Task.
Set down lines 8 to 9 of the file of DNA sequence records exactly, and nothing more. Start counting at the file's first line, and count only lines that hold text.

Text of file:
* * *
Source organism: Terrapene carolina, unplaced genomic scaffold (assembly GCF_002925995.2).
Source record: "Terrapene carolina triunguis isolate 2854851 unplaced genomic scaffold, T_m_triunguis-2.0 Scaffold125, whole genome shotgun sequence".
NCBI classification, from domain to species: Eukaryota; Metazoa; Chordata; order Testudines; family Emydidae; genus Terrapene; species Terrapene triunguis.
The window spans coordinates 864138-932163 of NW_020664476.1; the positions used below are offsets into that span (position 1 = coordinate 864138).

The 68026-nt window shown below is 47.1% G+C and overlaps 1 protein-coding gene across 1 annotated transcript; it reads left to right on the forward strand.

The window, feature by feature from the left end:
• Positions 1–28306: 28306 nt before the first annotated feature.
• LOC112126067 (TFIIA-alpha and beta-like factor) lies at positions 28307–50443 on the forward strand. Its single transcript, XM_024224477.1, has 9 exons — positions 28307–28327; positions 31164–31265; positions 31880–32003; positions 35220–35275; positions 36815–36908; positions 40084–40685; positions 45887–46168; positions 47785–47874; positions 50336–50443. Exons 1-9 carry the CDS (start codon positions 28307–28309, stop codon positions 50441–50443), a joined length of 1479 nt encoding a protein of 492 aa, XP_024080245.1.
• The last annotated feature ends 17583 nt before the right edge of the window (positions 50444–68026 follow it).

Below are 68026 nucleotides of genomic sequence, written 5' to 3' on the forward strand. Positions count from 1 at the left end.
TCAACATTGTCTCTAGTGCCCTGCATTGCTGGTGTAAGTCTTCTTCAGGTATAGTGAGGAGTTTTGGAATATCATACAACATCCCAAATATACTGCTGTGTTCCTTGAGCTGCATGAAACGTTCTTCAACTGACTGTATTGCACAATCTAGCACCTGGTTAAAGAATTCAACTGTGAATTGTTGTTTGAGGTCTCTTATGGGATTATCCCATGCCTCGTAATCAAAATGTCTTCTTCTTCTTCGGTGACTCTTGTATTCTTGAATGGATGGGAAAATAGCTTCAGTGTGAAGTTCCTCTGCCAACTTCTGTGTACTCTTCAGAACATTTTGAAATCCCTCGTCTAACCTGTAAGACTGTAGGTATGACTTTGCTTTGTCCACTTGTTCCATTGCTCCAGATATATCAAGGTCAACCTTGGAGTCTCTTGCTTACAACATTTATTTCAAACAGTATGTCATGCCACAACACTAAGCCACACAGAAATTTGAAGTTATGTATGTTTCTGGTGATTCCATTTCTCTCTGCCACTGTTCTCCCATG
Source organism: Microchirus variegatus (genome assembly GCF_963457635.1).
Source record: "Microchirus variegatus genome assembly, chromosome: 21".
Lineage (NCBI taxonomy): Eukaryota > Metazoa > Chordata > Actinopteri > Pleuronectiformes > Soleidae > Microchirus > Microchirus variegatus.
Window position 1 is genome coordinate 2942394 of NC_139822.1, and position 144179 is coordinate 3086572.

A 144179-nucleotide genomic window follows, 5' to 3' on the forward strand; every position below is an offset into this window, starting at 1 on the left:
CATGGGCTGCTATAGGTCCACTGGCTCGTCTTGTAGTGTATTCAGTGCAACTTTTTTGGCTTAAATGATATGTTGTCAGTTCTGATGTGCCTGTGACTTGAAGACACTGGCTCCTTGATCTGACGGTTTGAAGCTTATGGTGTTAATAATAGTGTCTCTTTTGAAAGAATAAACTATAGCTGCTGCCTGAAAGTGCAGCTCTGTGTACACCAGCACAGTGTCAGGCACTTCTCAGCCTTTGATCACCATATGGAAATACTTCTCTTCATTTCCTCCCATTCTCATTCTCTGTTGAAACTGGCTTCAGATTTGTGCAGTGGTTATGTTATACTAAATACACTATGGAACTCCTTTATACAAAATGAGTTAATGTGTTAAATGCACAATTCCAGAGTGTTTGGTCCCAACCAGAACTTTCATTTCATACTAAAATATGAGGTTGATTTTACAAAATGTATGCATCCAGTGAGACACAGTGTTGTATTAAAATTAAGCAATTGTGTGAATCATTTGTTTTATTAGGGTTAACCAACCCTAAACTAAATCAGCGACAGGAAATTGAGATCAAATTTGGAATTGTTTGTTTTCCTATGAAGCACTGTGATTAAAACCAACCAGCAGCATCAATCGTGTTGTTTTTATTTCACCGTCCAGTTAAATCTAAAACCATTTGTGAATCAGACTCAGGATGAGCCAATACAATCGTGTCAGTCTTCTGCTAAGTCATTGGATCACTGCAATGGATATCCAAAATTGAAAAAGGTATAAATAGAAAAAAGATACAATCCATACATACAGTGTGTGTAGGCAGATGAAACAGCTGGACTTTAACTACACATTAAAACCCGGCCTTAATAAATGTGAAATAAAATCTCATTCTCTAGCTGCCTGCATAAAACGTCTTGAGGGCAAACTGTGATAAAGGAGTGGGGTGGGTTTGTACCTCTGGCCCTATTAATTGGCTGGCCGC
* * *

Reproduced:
• LOC112126067 (TFIIA-alpha and beta-like factor) lies at positions 28307–50443 on the forward strand. Its single transcript, XM_024224477.1, has 9 exons — positions 28307–28327; positions 31164–31265; positions 31880–32003; positions 35220–35275; positions 36815–36908; positions 40084–40685; positions 45887–46168; positions 47785–47874; positions 50336–50443. Exons 1-9 carry the CDS (start codon positions 28307–28309, stop codon positions 50441–50443), a joined length of 1479 nt encoding a protein of 492 aa, XP_024080245.1.
• The last annotated feature ends 17583 nt before the right edge of the window (positions 50444–68026 follow it).